Complaints and Confusion as Recreational Marijuana Bill Goes to Full Senate
Passage is far from certain since even some lawmakers who voted measure out of joint committee indicate they’re not ready to say ‘yes’ in December legislative session
After a long, heated debate on a bill to legalize recreational marijuana for adults, a joint committee hearing of both the Senate and Assembly released on Monday the proposed law that would make New Jersey the 10th state to do so. The bill could be considered by the entire state Legislature as soon as December 17.
But whether the bill will pass remains in doubt. At this point, Democrats do not have enough votes to see it through, at least in the Senate. It takes at least 21 votes to pass legislation in the upper house; currently, there are only 20 votes in favor, at best.
In addition to legalizing recreational marijuana, the joint bill would also set up a process to expunge the criminal records of those previously convicted of possessing or distributing small amounts of cannabis. Erasing those records could remove barriers affecting college, employment, and housing options.
Cutting off comment
An overpacked hearing listened to four hours of testimony pro and con before Senate Budget Committee Chairman Paul Sarlo (D-Bergen) took the unusual step of shutting down public comment with about 40 people still listed to speak. Many of those who testified took issue with various provisions of the bill, rather than the entire measure. But because the bill language was not available to most of the public before the hearing, it was unclear whether some objections had been addressed in amendments. What’s more, a number of legislators seemed confused about the contents of the measure. Nevertheless, committee members forwarded the bill (S-2703/A-11) to the entire Legislature without changes.NJ Spotlight published an overview of the bill yesterday.
Liz Acevedo, a spokeswoman for Assembly Speaker Craig Coughlin (D-Middlesex), said that the speaker and Sen. President Steve Sweeney (D-Gloucester) are in talks with the Murphy administration. “The Speaker is confident the bill will pass when it is posted for a vote in the full Assembly,” she said.
The bills might never have made it out of the committees if Democratic leadership hadn’t substituted members who solidly supported the measures on each panel. In both houses, three lawmakers sat in on the hearing and voted in place of other members. And even some of those who voted to release the bills — including Sarlo and Assemblyman Gary Schaer (D-Passaic) — said they may not vote in favor of final passage.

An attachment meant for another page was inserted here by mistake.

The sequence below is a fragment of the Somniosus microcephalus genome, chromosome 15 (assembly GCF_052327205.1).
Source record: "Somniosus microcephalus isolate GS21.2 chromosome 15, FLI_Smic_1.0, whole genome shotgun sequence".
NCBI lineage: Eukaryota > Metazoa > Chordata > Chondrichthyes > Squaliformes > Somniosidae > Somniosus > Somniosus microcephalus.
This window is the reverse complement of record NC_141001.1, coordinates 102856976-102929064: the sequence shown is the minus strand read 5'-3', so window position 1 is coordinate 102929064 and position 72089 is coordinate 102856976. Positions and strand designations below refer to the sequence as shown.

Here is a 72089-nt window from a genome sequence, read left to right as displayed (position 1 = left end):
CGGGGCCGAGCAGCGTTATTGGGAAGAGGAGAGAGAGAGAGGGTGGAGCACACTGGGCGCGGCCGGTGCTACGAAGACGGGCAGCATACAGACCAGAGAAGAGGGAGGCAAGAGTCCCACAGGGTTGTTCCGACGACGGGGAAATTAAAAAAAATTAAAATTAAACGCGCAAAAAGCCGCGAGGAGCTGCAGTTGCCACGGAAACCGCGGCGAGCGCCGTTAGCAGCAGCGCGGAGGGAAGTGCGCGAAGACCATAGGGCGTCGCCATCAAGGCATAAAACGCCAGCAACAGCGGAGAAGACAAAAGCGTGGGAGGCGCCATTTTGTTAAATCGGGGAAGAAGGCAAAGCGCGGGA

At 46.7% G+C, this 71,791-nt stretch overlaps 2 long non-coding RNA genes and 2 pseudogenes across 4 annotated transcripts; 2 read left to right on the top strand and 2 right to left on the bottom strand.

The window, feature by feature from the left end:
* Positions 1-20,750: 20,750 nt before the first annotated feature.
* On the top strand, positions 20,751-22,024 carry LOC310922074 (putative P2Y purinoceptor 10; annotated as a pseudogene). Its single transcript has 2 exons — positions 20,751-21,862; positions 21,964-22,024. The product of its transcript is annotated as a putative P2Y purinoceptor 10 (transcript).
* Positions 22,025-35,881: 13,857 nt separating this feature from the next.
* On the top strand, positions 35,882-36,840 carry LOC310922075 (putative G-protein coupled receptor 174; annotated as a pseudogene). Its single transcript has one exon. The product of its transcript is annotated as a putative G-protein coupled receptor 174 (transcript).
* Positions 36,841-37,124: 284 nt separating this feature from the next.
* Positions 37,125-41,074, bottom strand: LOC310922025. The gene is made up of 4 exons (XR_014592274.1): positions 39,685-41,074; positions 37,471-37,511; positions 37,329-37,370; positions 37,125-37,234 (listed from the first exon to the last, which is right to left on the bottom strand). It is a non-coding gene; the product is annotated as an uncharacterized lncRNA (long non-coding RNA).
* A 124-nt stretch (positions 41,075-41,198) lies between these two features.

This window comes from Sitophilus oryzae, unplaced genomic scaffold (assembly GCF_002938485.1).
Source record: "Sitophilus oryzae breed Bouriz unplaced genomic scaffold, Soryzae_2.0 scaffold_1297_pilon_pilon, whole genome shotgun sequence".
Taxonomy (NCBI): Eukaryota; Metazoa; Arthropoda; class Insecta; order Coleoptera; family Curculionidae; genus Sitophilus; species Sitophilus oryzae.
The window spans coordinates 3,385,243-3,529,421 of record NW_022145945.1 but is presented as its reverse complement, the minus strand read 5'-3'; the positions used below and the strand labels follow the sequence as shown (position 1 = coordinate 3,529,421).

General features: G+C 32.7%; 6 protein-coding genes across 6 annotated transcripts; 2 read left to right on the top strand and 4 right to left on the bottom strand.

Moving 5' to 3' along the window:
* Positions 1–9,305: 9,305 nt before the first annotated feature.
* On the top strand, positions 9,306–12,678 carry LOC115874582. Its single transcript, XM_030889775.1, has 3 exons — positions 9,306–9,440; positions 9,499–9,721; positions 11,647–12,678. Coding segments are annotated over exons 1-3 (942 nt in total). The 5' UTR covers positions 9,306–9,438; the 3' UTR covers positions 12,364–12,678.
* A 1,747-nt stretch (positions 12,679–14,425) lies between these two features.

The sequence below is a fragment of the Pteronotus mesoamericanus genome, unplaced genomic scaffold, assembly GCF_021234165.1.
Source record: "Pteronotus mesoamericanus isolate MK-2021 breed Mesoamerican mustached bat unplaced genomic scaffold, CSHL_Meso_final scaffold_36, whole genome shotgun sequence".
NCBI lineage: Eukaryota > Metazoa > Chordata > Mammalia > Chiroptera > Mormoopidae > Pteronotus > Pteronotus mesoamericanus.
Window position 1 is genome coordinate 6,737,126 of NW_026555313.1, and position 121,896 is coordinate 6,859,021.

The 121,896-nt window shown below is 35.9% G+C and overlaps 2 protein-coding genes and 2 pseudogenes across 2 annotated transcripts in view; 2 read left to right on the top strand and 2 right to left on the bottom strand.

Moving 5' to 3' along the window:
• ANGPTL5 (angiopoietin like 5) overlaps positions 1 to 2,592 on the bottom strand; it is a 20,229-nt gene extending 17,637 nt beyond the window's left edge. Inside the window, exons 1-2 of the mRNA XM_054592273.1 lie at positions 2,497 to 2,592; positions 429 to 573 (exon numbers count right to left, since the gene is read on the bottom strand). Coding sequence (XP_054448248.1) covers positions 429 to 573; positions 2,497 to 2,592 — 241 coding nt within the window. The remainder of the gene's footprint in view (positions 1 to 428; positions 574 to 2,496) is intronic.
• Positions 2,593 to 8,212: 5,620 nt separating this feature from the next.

Getting beyond ‘no’
In the Senate, replacing budget committee members Nilsa Cruz-Perez of Camden County, Linda Greenstein of Mercer, and Brian Stack of Hudson left their support in doubt. Five others are “no” votes at the moment: Nia Gill, Ronald Rice, and Richard Codey, all of Essex, Nicholas Sacco of Hudson and Shirley Turner of Mercer. Codey and Rice are considered definite “no” votes, but it is believed Gov. Phil Murphy might be able to sway other Democrats to support the bill.
“We are going to work on them, but we are also going to work on some Republicans,” said Sen. Nicholas Scutari (D-Union), the key sponsor of the bill, along with Sweeney. Sen. Declan O’Scanlon, a Republican based in Monmouth County, abstained but said he could be swayed to support the bill if it is amended to address some of his concerns.
Sweeney said he won’t post the bill for a floor vote until there is enough support for it.
Murphy vs. Sweeney (again)
There appear to be at least two sticking points between Murphy and Sweeney. The governor, who ran on a platform calling for legalization, originally wanted to impose a 25 percent tax on marijuana to bring $300 million into the state’s coffers, but with the two top Democrats arguing over the percent, and half the year gone, it’s not likely the state will see that much money. And Sweeney wants only a 12 percent tax. Another issue, according to the Senate president, is that the bill calls for a paid five-member board to oversee and regulate the cannabis industry, rather than a volunteer, advisory board.
“When we first allowed legalized gaming in the state, we created a part-time commission that was wrought with corruption,” said Sweeney, who also filled in on the committee and voted for the bill, of which he is a co-sponsor. “But on the creation of this industry, we want a full-time commission that has nothing else in terms of responsibilities.”